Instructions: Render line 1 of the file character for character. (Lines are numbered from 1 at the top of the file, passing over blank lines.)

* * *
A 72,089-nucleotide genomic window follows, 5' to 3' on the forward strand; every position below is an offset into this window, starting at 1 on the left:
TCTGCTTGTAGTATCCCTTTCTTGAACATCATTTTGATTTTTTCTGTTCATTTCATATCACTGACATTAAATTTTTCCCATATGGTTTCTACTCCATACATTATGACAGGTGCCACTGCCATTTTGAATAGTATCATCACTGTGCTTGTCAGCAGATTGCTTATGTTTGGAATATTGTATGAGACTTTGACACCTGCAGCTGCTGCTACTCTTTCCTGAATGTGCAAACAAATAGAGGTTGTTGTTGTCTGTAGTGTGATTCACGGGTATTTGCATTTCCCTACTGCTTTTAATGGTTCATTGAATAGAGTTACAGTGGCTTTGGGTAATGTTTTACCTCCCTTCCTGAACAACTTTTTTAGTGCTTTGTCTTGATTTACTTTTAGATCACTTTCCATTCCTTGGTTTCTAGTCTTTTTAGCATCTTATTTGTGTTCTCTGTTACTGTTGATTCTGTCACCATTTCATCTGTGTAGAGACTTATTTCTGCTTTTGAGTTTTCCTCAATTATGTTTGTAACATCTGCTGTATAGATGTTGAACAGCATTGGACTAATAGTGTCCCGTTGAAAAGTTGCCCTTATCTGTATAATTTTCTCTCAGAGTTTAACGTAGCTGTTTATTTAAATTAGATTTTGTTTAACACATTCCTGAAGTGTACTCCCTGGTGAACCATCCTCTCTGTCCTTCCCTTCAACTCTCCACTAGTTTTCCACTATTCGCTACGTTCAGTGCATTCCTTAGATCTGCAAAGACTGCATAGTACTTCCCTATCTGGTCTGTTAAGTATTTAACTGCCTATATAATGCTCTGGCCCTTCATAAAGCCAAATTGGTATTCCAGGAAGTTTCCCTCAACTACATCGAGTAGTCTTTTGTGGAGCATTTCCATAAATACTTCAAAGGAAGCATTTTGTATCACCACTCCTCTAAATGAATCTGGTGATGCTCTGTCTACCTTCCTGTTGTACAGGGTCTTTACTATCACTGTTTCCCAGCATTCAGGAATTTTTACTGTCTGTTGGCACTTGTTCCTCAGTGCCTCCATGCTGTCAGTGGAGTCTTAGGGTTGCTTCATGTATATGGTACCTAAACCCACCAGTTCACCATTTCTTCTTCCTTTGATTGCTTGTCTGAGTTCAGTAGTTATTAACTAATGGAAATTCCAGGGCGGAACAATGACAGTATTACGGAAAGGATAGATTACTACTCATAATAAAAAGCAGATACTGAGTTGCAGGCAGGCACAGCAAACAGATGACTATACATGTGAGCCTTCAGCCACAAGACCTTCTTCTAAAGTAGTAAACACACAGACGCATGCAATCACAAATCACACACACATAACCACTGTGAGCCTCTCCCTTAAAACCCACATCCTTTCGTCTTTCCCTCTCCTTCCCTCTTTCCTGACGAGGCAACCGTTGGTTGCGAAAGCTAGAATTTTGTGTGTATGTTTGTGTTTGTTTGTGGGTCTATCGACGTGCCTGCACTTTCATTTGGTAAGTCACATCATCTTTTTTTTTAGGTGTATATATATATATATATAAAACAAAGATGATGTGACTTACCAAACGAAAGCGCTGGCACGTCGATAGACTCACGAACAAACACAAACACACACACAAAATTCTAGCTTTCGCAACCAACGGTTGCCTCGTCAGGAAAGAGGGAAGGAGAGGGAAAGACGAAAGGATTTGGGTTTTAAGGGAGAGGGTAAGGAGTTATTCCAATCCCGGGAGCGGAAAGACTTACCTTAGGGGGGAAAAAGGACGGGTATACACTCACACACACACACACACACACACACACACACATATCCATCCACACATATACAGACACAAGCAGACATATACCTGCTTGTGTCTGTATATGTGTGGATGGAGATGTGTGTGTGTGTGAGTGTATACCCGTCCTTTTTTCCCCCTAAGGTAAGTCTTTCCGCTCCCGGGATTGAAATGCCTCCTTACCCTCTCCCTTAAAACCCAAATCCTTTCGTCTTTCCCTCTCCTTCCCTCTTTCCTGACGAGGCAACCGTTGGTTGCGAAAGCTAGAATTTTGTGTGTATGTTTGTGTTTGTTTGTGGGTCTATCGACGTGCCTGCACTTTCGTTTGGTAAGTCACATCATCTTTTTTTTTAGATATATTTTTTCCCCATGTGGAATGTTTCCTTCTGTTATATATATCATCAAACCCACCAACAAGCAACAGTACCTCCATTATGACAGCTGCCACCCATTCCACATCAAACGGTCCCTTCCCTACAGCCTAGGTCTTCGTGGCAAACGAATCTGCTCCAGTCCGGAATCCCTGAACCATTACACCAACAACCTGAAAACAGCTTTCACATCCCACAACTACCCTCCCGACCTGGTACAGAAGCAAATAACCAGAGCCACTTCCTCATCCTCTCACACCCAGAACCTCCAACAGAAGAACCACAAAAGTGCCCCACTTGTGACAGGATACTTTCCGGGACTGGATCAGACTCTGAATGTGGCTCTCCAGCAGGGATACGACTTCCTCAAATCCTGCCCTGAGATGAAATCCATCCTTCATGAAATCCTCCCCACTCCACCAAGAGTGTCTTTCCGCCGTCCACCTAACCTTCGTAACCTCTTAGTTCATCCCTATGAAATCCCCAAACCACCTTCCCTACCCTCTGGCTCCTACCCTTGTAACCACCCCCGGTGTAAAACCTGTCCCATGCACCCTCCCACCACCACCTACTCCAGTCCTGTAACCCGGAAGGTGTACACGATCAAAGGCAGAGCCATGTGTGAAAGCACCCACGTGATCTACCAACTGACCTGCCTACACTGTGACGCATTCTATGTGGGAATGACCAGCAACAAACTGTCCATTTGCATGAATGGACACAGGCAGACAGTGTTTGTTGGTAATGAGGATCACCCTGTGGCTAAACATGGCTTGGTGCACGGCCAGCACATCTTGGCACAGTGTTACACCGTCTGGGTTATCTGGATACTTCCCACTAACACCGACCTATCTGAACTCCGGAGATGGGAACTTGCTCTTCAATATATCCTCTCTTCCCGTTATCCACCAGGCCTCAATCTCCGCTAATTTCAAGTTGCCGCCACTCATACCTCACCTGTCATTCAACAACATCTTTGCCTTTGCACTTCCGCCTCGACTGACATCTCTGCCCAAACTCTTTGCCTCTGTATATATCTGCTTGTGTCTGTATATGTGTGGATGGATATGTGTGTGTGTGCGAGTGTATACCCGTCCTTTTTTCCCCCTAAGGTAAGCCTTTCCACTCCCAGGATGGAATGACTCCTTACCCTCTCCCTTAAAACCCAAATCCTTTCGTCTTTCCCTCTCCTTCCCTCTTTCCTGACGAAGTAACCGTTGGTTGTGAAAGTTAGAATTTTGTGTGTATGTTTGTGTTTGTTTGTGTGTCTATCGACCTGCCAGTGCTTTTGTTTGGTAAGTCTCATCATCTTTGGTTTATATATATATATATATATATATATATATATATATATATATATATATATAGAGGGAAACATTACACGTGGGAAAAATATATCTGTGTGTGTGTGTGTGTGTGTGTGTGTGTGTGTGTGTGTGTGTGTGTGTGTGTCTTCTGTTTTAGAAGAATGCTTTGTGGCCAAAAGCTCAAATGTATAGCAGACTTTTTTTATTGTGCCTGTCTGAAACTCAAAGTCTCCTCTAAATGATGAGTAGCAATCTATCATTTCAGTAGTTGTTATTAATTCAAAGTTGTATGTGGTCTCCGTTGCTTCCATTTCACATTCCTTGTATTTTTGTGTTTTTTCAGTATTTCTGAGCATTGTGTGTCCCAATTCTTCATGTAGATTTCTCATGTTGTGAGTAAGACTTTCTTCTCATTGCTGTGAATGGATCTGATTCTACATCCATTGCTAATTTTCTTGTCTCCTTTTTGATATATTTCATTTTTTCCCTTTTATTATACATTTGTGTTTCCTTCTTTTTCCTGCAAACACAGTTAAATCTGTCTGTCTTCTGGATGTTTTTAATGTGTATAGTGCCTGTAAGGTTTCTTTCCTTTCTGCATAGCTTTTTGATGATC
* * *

A 72,089-nucleotide genomic window follows, 5' to 3' on the forward strand; every position below is an offset into this window, starting at 1 on the left: